A few days ago I took a look back at my picks for breakout sophomores in the Big Sky last year, and was pretty happy with my efforts. Now, it's time to look into the crystal ball again and try to identify five sophomores from the Big Sky that will have breakout years compared to their freshman years.
One note... Dylan Garrity of Sacramento State is a guy I am not including on this list, but not because I don't think he is worthy. I just think that since he was the Freshman of the Year in the conference, and led all NCAA freshman in assists, it would be too easy to project him as "breaking out." It is a compliment to him, because I think he was too solid in year one to include here, and I wanted to dig a little deeper. So, the five I am choosing...
You could almost argue that he should be similarly gauged as Garrity, but I am including him on this list because I think he is going to break out in a big way. By the end of last season, Svihovec was the guy UNC went to if they needed a bucket down the stretch, and he became a leader for them. I see that continuing this year. He does not beat you with athleticism, but he knows how to play the game and get good shots. He is an efficient player and that should improve with a year under his belt. If he can be a leader defensively, and be a little more of a pure point guard (in terms of taking care of the ball and getting teammates involved), he can be an all-conference guy sooner rather than later.
Gelaun Wheelwright (Weber State)
With the loss of Damian Lillard, Wheelwright has a great chance to be the starting PG, which will give him a lot of responsibility. Last year, a lot of his offense came either off Lillard or off the fast break, so it will be interesting to see how effective he can be in a half court game. He might be the fastest player in the conference, and this allows him to get easy baskets at times. He has to improve his outside shot to keep teams honest. He shot 31% from downtown last year, but needs to get that up to ensure teams won't sag off of him. If forced to play up on him, he will beat a lot of guys off the dribble. He also had a low assist rate of 10.8%, which obviously must improve if he is going to start at the one. He has a long way to go, but you get the feeling he is only scratching the surface of his potential.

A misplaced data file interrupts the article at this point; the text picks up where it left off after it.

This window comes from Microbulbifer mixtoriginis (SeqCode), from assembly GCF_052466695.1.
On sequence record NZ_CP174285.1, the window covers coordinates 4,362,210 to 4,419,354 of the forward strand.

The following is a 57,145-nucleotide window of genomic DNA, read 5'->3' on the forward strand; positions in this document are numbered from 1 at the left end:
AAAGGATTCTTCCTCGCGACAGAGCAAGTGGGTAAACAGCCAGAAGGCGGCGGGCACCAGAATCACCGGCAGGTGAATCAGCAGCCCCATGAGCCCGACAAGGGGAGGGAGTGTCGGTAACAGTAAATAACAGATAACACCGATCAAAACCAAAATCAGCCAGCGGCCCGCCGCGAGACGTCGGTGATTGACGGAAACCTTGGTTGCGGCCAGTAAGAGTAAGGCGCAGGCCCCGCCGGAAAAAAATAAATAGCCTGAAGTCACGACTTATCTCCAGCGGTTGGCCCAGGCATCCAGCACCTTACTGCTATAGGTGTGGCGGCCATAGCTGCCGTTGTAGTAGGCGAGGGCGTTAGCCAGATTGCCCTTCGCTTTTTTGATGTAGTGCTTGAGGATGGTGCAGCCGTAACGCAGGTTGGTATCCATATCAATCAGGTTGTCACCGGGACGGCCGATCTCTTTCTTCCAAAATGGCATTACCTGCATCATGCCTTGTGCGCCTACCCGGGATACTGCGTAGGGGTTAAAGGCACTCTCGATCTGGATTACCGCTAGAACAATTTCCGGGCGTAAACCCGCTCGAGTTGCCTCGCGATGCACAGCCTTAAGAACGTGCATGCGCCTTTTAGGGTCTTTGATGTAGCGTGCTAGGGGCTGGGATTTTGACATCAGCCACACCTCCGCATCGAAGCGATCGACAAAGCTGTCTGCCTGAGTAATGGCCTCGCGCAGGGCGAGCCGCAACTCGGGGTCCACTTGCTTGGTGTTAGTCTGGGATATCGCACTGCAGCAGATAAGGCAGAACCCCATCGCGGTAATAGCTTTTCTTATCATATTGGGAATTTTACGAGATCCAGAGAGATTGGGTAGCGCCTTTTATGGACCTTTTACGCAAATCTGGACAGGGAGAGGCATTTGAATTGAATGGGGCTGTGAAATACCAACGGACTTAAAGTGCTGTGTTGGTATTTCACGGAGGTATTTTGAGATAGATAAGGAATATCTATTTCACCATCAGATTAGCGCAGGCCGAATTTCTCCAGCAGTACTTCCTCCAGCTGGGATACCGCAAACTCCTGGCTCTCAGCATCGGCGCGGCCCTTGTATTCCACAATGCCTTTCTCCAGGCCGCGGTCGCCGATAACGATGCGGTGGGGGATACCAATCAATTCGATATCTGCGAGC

Kevin Henderson (Montana)
A lot of this prediction will depend on playing time. Minutes will be opened up by the loss of Art Steward, but there are other candidates to take those minutes. If he does play, he has the athleticism to be a difference maker defensively, and solid offensively. Against UNC last year, I saw a press featuring Will Cherry, Kareem Jamar, and Kevin Henderson, and it was lethal. There is a lot of speculation here because he only played 98 minutes last year, but I have a good feeling about Henderson's future in the Big Sky.
Athletically, there are not a lot of guys with his talent in this conference. He can play above the rim, and just make things happen that other guys can't. The unique thing about him is that he also shot 46% from three (19/41) lst year, and over 51% from two. The talent is there to be a big time player. However, like many freshman, he looked like he may have been farther along physically than mentally. Look for him to take a step closer to putting it together, which will earn him the extra minutes that comes along with that trust.
Gaellen Bewernick (Northern Arizona)
Bewernick was a rare bright spot on a bad Lumberjacks team, as he played a bit out of position but posted solid rebounding rates and efficient offensive numbers. I think NAU is going to be a lot more organized and tougher this year, and that could benefit Bewernick. With better gameplans in place, he could take the next step and become a focal point of Jack Murphy's rebuilding efforts. It can be tough to predict how a guy is going to do in a new system, but I think he has the talent to make it work.
- Keron DeShields (Montana) - Has lots of talent on the offensive side of the ball, but will be battling for minutes again in a crowded backcourt. For Wayne Tinkle, tie goes to defensive-minded guys.
- Gary Winston (Portland State) - The hardest guy to leave off. Good all-around player that should have a much bigger role in year two.
- Parker Kelly (Eastern Washington) - He had a nice impact as a freshman and should be equally solid this year, but I'm not sure he has the talent to break through and get a ton of minutes in a crowded backcourt.
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